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To Print, Perchance to Dream

“To me,” says entrepreneur Crispin Clarke ’98, “Shakespeare represents the undying fire of the human spirit.”

Burning since childhood with the Bard’s flame, Clarke was speechless when his grandparents—who lived near Stratford-upon-Avon—gifted him a broken-spined Victorian-era Shakespeare collection.

Inspired by the volume’s sumptuous chromolithography—each illustration took 19th-century printers months to produce—he founded a new company, Shakesprints, to share this art.

“This labor of love,” he says, “honors humanity’s collective desire to celebrate and learn from Shakespeare, who grows ever wiser.”

What does Shakespeare mean to you?

Shakespeare is part of what I consider my long, deep, good cultural history. I have many happy childhood memories from Lechlade-on-Thames in England with my family where my grandparents lived in a village 40 miles from Stratford-upon-Avon (Shakespeare’s birthplace) and often we went there to the Royal Shakespeare Company theaters. Nowadays, I meet people anywhere and smile when Shakespeare comes up.

To me, he represents the highest arch of the human spirit in the heroic achievement of one individual reaching such prolific profound genius and producing these brilliant writings that are still so alive after almost 450 years. I honor our collective interest, valiantly led by the dramatic artists among us, to celebrate and learn from his works ever since—a marvelous undying fire.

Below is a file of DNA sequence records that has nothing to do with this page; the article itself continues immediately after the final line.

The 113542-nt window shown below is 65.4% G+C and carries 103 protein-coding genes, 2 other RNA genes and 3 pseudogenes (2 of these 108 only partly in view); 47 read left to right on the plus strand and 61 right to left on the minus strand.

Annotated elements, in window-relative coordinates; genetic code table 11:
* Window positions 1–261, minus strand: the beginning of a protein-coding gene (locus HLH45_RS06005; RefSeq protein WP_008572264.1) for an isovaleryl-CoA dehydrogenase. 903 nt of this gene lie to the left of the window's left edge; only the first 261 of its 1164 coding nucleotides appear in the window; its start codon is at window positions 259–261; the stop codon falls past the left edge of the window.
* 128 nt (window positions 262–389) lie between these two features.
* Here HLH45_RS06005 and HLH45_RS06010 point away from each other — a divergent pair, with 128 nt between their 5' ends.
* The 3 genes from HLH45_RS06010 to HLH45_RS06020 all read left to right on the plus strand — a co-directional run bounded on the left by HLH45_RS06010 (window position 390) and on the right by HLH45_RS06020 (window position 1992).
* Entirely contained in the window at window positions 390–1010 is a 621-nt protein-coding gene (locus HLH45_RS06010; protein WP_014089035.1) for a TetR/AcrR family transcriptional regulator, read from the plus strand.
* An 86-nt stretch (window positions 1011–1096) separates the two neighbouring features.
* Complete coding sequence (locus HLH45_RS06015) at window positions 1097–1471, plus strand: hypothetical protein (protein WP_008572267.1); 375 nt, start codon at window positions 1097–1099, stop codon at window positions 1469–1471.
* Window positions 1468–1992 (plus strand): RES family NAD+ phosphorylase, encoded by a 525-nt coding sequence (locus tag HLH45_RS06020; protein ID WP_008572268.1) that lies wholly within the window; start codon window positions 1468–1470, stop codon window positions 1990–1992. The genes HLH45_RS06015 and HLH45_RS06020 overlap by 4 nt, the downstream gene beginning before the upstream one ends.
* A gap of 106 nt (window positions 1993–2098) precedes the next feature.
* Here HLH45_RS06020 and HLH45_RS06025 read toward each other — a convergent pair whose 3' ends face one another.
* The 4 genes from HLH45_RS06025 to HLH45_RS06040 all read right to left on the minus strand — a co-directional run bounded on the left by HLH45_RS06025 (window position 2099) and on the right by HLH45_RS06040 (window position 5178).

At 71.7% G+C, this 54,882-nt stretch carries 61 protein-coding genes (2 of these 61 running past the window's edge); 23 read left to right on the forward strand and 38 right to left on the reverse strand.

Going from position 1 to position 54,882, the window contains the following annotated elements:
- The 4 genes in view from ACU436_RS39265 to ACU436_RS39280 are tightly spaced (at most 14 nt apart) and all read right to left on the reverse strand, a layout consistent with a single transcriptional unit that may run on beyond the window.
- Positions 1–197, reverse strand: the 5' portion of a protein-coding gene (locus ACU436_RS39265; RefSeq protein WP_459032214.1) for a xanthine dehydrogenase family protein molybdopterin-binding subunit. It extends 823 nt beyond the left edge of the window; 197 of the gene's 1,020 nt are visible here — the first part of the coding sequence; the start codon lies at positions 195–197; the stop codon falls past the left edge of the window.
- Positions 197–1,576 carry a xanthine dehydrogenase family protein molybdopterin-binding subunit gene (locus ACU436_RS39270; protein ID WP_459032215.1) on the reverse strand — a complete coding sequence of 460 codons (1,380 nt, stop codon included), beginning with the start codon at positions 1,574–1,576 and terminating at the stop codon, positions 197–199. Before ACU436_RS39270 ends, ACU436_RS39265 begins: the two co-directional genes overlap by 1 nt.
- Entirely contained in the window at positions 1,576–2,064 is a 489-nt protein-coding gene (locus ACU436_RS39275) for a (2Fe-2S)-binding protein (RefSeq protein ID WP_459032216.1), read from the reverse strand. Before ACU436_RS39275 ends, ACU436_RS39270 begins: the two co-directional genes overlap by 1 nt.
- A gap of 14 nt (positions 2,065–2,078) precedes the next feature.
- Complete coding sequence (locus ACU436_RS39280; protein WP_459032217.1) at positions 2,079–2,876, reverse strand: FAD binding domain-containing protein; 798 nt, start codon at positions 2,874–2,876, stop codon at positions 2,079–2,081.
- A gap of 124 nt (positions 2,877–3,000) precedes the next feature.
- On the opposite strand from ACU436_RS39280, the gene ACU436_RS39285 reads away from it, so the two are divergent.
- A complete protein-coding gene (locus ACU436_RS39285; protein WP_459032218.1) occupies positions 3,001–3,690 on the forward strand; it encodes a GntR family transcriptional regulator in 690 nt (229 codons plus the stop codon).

Shakespeare grants great insight on the power of love as well as the love of power. Complexity of human circumstances and motivations. Variety and subtlety of life. Respect for the perspectives’ of others. The equality of men and women. The perplexing question of honor.  The inner lives of individuals, whether they are political leaders or common citizens. I admire him as the person who took on the incredibly challenging project to chronicle the history of England’s hundred years of destructive civil war and then, remarkably, having the wherewithal to also capture world-changing events and characters in the ancient histories of Rome, Greece, and Egypt. He also wrote hilarious comedies, profound tragedies, and amazing sonnets and narrative poems, too. The mystery surrounding his personal story only adds to the allure.

Ever since embarking on the Shakesprints business, I have committed myself to become a real Shakespeare scholar. My last couple of years have been much about enriching my academic foundation by reading every biography, listening to every audiobook, watching every movie and TV show on Shakespeare—I highly recommend BBC’s The Hollow Crown—as well as taking in as many live performances that I can. This has all been a complete joy.


What connections do you see between Shakespeare and Swarthmore?